Over a decade ago, one of my colleagues (whom I'll call "Ralph" for the purpose of this discussion) told me that he briefly ran an international bank.

Well, not really.

Ralph's first roommate was another Microsoft employee, somewhat of the stereotypical computer nerd in the sense that he could write code like a maniac but didn't have a good grasp on mundane life skills like, say, cashing paychecks (this was the days before direct deposit), paying bills, or opening glass doors before walking through. Ralph helped out his roommate by managing his finances for him, depositing his roommate's paychecks, paying his bills, loaning him cash (which he didn't have since he forgot to cash his paychecks). Opening doors, on the other hand, was still his own problem.

In exchange for this high level of personal finance management, Ralph charged a "generous" service fee, calling himself The International Bank of Ralph or IBOR. (Pronounced eye-bore.)

This is all a rather lengthy lead-in to the story of the International Bank of Raymond, which rather confusingly also goes by the name IBOR. But the International Bank of Raymond is a much more customer-oriented bank than the International Bank of Ralph. For example, a friend of mine wanted to buy a Suburban, and after negotiating with his wife, they arrived at the following agreement: He could get a Suburban, but only if it were yellow and cost no more than $5000. His wife figured these restrictions would delay the acquisition of the Suburban for a long time, possibly indefinitely. What she didn't count on, however, was that within a week, my friend would see a yellow Suburban with a For Sale sign in the parking lot of a local grocery store, with an asking price of... $5000! The owner asked to be paid in cash, and my friend didn't have that much money readily available, so he turned to the International Bank of Raymond. He borrowed $5000 from me to buy the Suburban (mind you, I don't keep that much cash on hand either, but I did have it readily available in a bank account), and then a week later, he repaid the loan.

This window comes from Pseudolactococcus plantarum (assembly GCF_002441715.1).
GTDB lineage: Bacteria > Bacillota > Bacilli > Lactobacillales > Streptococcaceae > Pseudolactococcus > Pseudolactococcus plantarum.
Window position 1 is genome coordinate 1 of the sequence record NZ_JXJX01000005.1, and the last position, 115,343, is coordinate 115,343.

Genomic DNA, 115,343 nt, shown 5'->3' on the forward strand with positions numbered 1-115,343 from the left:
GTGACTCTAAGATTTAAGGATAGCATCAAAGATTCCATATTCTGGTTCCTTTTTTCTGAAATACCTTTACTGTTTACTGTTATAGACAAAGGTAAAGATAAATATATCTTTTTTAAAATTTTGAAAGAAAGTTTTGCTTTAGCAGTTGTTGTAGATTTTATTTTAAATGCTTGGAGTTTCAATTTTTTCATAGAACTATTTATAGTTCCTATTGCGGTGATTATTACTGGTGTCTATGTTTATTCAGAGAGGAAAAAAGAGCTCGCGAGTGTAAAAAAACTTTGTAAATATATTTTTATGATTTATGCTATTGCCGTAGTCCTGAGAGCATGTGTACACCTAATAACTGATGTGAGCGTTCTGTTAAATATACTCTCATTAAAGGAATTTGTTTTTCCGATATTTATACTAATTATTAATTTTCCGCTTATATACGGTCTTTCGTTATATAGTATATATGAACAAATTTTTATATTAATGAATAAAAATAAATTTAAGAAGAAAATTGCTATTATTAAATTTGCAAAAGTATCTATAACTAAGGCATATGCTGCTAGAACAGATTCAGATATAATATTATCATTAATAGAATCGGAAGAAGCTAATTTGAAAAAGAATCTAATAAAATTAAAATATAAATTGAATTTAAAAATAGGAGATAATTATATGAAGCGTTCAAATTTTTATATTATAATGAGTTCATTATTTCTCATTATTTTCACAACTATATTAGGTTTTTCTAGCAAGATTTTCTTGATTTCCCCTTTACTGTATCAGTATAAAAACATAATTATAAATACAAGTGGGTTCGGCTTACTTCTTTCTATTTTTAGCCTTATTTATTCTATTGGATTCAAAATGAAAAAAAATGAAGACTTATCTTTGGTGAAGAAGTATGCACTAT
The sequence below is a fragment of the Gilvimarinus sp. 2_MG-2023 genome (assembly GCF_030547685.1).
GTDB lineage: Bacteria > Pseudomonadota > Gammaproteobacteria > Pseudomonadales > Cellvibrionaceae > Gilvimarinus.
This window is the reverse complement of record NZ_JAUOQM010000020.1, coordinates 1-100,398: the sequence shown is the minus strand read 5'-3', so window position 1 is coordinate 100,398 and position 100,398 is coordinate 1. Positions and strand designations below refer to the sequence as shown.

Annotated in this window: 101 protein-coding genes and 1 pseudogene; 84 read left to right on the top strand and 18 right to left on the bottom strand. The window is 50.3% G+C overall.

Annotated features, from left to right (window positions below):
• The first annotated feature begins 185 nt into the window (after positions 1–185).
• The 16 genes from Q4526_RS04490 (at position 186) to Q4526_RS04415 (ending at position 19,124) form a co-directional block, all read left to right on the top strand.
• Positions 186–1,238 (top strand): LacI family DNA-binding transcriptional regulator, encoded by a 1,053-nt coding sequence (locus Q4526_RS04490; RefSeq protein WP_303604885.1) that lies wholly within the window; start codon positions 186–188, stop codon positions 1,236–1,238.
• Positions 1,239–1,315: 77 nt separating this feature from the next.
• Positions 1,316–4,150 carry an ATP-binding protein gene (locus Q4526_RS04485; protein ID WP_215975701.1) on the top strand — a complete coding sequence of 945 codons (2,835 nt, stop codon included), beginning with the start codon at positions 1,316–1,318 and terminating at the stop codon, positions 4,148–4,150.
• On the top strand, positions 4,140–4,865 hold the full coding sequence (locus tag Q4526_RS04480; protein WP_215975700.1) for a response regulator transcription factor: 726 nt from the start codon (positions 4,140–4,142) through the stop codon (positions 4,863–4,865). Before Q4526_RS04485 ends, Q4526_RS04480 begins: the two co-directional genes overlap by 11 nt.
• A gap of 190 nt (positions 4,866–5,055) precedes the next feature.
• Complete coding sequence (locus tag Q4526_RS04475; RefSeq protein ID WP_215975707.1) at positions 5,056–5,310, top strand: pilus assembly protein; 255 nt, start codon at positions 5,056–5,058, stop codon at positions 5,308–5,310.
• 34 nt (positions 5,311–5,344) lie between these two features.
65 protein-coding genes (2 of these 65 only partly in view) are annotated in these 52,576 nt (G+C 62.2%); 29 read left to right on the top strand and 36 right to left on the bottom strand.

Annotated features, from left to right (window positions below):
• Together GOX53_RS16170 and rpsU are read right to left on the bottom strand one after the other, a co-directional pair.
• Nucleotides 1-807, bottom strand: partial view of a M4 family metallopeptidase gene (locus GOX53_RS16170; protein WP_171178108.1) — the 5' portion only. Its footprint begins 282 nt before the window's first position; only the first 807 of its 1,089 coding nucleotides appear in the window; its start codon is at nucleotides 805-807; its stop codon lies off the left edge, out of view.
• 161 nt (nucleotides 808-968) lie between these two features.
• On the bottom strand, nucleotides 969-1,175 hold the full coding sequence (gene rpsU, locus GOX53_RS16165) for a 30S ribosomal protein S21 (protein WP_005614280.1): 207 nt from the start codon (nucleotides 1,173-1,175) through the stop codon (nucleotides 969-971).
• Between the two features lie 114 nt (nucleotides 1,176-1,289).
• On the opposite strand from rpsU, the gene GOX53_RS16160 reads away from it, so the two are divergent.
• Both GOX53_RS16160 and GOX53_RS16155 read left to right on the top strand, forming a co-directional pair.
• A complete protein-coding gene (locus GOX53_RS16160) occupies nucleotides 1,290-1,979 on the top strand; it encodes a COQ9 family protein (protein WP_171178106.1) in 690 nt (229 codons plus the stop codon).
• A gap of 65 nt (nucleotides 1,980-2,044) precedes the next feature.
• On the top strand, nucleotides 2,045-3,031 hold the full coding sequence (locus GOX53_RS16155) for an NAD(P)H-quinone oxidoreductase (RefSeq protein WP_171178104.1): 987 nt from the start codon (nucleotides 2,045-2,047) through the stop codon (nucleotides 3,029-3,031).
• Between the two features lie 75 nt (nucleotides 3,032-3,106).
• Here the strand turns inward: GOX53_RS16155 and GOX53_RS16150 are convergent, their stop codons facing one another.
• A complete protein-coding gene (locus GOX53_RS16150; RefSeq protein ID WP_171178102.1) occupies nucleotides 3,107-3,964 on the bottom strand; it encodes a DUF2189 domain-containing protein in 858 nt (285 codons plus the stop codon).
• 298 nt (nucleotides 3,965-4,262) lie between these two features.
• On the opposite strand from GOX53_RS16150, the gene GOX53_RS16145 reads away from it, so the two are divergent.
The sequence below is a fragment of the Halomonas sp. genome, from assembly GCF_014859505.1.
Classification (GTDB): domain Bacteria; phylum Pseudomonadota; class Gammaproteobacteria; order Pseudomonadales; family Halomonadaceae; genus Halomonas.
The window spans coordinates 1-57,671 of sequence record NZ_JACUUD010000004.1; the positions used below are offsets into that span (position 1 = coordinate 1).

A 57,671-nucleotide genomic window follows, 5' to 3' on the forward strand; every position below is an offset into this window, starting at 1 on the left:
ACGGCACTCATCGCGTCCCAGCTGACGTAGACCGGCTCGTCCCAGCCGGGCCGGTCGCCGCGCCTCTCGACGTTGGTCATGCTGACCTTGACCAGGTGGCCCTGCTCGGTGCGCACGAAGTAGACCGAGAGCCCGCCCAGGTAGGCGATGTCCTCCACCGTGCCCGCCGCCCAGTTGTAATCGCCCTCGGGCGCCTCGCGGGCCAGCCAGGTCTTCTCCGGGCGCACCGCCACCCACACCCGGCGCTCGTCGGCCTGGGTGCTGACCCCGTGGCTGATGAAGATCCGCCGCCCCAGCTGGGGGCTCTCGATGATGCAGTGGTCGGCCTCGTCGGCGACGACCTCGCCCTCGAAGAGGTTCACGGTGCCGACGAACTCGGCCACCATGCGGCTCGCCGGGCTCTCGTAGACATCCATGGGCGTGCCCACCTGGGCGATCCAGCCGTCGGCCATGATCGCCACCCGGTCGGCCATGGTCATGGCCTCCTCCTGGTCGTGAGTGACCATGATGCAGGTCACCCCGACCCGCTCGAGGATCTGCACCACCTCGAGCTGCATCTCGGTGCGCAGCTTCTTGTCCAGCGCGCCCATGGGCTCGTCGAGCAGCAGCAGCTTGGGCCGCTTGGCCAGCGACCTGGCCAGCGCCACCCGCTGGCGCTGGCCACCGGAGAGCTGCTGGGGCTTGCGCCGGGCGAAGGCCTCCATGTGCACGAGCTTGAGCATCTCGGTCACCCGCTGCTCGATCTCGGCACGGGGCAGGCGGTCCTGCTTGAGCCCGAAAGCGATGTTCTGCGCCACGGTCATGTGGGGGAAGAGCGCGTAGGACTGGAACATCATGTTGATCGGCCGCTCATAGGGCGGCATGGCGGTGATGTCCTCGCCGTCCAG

Turnabout is fair play. My friend's wife wanted to take him on a surprise trip. Had she bought the airplane tickets herself, she would have risked her husband noticing it on her bank statement. To avoid this problem, she established a line of credit at the International Bank of Raymond: I bought the tickets for her, and she repaid me after they returned from their vacation.

How does one establish an account at the International Bank of Raymond? Well, first, you have to be a good personal friend of Raymond for several years...